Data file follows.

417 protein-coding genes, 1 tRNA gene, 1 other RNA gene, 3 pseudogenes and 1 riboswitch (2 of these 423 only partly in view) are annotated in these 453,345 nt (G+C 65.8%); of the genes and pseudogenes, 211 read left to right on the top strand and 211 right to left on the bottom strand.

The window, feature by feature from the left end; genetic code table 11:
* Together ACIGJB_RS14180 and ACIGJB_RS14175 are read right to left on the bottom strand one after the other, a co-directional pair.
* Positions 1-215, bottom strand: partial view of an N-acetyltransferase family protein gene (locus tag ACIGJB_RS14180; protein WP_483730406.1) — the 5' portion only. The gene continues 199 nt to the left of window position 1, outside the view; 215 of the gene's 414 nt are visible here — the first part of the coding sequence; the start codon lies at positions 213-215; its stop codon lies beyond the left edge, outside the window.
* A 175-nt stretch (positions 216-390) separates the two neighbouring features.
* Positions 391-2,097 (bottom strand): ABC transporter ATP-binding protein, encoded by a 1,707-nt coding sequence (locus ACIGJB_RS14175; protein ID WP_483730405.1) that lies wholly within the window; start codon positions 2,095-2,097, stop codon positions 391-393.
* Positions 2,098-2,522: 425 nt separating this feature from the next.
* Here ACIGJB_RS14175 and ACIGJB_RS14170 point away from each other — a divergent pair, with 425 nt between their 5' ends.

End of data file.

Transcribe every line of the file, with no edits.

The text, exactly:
417 protein-coding genes, 1 tRNA gene, 1 other RNA gene, 3 pseudogenes and 1 riboswitch (2 of these 423 only partly in view) are annotated in these 453,345 nt (G+C 65.8%); of the genes and pseudogenes, 211 read left to right on the top strand and 211 right to left on the bottom strand.

The window, feature by feature from the left end; genetic code table 11:
* Together ACIGJB_RS14180 and ACIGJB_RS14175 are read right to left on the bottom strand one after the other, a co-directional pair.
* Positions 1-215, bottom strand: partial view of an N-acetyltransferase family protein gene (locus tag ACIGJB_RS14180; protein WP_483730406.1) — the 5' portion only. The gene continues 199 nt to the left of window position 1, outside the view; 215 of the gene's 414 nt are visible here — the first part of the coding sequence; the start codon lies at positions 213-215; its stop codon lies beyond the left edge, outside the window.
* A 175-nt stretch (positions 216-390) separates the two neighbouring features.
* Positions 391-2,097 (bottom strand): ABC transporter ATP-binding protein, encoded by a 1,707-nt coding sequence (locus ACIGJB_RS14175; protein ID WP_483730405.1) that lies wholly within the window; start codon positions 2,095-2,097, stop codon positions 391-393.
* Positions 2,098-2,522: 425 nt separating this feature from the next.
* Here ACIGJB_RS14175 and ACIGJB_RS14170 point away from each other — a divergent pair, with 425 nt between their 5' ends.